MEMBERS OF the British taskforce for the reconstruction of war ravaged Kosovo have accused the Department for International Development of dragging its heels in funding vital infrastructure repair work.
The taskforce had a frosty meeting with the DfID on Tuesday to discuss sending a team of 15 engineers to Kosovo. It had hoped to carry out more detailed assessments of damage to water and power systems this week and to start emergency repairs soon after that (NCE last week).
But DfID officials refused to release funds for the visit until they had drawn up their own terms of reference. This move means civilian engineers are unlikely to get on the ground for another two weeks - a total of six weeks after the conflict ended.
A source close to the taskforce said that DfID's attitude was causing 'considerable frustration' to the private sector and the Department of Trade & Industry.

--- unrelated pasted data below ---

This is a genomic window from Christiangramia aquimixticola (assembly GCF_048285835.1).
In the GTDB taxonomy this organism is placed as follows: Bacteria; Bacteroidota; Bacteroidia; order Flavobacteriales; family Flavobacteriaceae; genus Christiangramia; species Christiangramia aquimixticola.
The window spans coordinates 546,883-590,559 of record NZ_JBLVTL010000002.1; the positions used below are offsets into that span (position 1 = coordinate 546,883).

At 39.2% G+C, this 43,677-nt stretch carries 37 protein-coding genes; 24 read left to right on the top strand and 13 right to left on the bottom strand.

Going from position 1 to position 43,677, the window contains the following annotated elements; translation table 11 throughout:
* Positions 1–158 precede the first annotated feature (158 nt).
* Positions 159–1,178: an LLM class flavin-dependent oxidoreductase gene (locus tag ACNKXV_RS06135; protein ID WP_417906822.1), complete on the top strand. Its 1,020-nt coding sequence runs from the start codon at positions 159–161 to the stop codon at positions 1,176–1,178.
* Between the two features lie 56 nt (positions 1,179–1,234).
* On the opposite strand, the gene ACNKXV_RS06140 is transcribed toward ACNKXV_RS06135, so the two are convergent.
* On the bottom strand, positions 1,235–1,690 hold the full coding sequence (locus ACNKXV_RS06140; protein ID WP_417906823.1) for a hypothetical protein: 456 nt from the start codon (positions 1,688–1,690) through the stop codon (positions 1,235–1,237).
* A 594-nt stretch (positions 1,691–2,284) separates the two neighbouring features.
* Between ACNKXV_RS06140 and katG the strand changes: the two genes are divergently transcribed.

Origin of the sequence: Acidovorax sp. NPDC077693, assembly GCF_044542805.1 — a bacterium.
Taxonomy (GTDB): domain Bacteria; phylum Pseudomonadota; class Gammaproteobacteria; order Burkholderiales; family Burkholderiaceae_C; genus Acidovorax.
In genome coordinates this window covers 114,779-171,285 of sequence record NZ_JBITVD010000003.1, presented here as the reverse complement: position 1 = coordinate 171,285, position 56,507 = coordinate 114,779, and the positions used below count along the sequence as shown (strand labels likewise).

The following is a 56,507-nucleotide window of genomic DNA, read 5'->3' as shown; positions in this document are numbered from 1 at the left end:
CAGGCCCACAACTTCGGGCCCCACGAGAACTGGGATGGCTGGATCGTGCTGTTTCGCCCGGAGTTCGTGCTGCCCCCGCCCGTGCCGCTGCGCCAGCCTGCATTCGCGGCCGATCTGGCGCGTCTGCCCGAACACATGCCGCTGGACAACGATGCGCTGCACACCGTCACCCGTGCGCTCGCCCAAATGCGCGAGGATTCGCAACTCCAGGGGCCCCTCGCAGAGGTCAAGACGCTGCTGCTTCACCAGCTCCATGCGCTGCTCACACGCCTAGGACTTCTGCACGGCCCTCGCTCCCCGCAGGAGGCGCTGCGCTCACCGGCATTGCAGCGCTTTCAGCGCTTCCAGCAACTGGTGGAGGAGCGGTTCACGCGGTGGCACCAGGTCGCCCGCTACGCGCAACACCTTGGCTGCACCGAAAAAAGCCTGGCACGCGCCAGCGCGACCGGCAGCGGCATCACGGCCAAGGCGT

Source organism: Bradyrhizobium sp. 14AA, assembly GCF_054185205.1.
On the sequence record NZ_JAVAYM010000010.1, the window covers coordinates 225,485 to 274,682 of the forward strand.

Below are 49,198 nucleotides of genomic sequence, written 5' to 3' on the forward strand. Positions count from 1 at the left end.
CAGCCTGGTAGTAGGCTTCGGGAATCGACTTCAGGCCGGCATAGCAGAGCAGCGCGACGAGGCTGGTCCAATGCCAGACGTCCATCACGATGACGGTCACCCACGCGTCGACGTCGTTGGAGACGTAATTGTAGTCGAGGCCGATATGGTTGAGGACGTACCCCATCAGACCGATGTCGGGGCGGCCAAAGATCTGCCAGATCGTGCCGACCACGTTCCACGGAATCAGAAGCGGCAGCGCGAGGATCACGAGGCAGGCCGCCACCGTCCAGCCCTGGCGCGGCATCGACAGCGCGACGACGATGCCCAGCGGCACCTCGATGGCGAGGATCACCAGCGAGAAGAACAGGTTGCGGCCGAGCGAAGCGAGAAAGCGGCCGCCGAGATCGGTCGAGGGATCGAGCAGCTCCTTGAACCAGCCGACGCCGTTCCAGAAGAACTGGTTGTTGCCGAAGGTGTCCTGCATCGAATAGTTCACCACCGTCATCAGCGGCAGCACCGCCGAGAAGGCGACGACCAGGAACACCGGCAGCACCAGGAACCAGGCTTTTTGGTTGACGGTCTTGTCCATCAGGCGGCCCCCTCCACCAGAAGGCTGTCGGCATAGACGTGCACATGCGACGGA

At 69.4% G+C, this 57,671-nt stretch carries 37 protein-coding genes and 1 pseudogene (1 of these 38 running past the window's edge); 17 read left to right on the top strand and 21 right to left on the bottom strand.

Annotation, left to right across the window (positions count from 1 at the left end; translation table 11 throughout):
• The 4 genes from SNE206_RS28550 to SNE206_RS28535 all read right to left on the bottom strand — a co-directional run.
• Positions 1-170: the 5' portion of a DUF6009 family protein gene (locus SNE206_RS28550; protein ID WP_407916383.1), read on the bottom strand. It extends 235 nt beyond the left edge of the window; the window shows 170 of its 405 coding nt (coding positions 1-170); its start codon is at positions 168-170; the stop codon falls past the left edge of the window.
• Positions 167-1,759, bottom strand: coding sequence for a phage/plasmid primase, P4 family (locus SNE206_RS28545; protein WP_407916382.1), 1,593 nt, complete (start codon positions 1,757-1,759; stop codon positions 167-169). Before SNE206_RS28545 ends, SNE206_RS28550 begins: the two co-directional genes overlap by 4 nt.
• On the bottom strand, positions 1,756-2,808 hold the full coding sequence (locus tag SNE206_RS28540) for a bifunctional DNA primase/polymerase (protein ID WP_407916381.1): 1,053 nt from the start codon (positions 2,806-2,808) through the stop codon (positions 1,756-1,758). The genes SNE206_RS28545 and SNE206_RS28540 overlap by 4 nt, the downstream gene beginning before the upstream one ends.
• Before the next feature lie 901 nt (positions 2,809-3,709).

'The DfID is displaying all the old tendencies of not really caring about British business. Britain is in danger of dragging its heels again,' he said.
Taskforce chairman and deputy chairman of Ove Arup Nigel Thompson warned that with 85% of the Kosovar refugees back in the country, damaged water and power systems could collapse at any time. He added: 'We were hoping to get people into Kosovo slightly earlier but we haven't got agreement with the DfID yet.'
A DfID spokeswoman said: 'There is no question that we are dragging our heels - we are moving very rapidly but we need a few days to ensure that whatever we do is sustainable and effective on the ground.'